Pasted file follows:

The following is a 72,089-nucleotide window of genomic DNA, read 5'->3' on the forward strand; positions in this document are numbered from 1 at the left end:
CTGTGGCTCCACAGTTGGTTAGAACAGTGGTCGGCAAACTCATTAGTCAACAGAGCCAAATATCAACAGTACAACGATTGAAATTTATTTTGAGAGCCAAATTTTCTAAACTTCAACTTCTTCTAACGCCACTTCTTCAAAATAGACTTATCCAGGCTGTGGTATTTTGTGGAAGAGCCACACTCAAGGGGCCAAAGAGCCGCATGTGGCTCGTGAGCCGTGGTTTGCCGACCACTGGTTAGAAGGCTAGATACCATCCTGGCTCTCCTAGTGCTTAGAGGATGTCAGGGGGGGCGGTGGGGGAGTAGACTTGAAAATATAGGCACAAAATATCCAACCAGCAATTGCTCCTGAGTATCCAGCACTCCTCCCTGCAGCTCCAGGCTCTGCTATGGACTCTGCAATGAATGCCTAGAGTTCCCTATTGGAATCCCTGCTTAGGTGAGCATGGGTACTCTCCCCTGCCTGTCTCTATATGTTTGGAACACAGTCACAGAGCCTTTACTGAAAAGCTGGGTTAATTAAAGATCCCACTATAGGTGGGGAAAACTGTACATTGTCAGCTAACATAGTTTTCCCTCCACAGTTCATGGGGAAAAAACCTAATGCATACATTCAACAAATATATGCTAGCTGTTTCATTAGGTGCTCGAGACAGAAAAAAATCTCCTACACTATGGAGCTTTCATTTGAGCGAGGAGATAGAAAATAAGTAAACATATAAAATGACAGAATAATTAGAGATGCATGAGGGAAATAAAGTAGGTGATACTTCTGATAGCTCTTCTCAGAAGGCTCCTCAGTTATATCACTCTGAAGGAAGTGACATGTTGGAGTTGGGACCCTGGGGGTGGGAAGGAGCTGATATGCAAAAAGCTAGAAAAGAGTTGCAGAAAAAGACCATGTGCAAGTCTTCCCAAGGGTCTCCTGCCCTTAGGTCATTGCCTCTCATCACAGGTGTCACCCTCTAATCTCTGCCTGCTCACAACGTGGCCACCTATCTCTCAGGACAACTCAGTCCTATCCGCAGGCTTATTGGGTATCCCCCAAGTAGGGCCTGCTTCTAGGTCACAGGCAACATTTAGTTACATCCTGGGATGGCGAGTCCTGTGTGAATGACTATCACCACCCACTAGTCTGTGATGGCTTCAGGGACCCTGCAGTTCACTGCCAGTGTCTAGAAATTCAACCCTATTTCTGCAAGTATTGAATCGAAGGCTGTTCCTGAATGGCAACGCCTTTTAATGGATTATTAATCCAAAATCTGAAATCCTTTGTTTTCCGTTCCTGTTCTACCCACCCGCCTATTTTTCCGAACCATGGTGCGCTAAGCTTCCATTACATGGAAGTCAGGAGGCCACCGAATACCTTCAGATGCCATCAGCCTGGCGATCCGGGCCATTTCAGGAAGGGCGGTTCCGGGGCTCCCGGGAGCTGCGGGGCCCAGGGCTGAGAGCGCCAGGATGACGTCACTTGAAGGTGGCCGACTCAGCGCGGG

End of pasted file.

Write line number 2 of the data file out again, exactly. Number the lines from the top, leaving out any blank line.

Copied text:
CTGTGGCTCCACAGTTGGTTAGAACAGTGGTCGGCAAACTCATTAGTCAACAGAGCCAAATATCAACAGTACAACGATTGAAATTTATTTTGAGAGCCAAATTTTCTAAACTTCAACTTCTTCTAACGCCACTTCTTCAAAATAGACTTATCCAGGCTGTGGTATTTTGTGGAAGAGCCACACTCAAGGGGCCAAAGAGCCGCATGTGGCTCGTGAGCCGTGGTTTGCCGACCACTGGTTAGAAGGCTAGATACCATCCTGGCTCTCCTAGTGCTTAGAGGATGTCAGGGGGGGCGGTGGGGGAGTAGACTTGAAAATATAGGCACAAAATATCCAACCAGCAATTGCTCCTGAGTATCCAGCACTCCTCCCTGCAGCTCCAGGCTCTGCTATGGACTCTGCAATGAATGCCTAGAGTTCCCTATTGGAATCCCTGCTTAGGTGAGCATGGGTACTCTCCCCTGCCTGTCTCTATATGTTTGGAACACAGTCACAGAGCCTTTACTGAAAAGCTGGGTTAATTAAAGATCCCACTATAGGTGGGGAAAACTGTACATTGTCAGCTAACATAGTTTTCCCTCCACAGTTCATGGGGAAAAAACCTAATGCATACATTCAACAAATATATGCTAGCTGTTTCATTAGGTGCTCGAGACAGAAAAAAATCTCCTACACTATGGAGCTTTCATTTGAGCGAGGAGATAGAAAATAAGTAAACATATAAAATGACAGAATAATTAGAGATGCATGAGGGAAATAAAGTAGGTGATACTTCTGATAGCTCTTCTCAGAAGGCTCCTCAGTTATATCACTCTGAAGGAAGTGACATGTTGGAGTTGGGACCCTGGGGGTGGGAAGGAGCTGATATGCAAAAAGCTAGAAAAGAGTTGCAGAAAAAGACCATGTGCAAGTCTTCCCAAGGGTCTCCTGCCCTTAGGTCATTGCCTCTCATCACAGGTGTCACCCTCTAATCTCTGCCTGCTCACAACGTGGCCACCTATCTCTCAGGACAACTCAGTCCTATCCGCAGGCTTATTGGGTATCCCCCAAGTAGGGCCTGCTTCTAGGTCACAGGCAACATTTAGTTACATCCTGGGATGGCGAGTCCTGTGTGAATGACTATCACCACCCACTAGTCTGTGATGGCTTCAGGGACCCTGCAGTTCACTGCCAGTGTCTAGAAATTCAACCCTATTTCTGCAAGTATTGAATCGAAGGCTGTTCCTGAATGGCAACGCCTTTTAATGGATTATTAATCCAAAATCTGAAATCCTTTGTTTTCCGTTCCTGTTCTACCCACCCGCCTATTTTTCCGAACCATGGTGCGCTAAGCTTCCATTACATGGAAGTCAGGAGGCCACCGAATACCTTCAGATGCCATCAGCCTGGCGATCCGGGCCATTTCAGGAAGGGCGGTTCCGGGGCTCCCGGGAGCTGCGGGGCCCAGGGCTGAGAGCGCCAGGATGACGTCACTTGAAGGTGGCCGACTCAGCGCGGG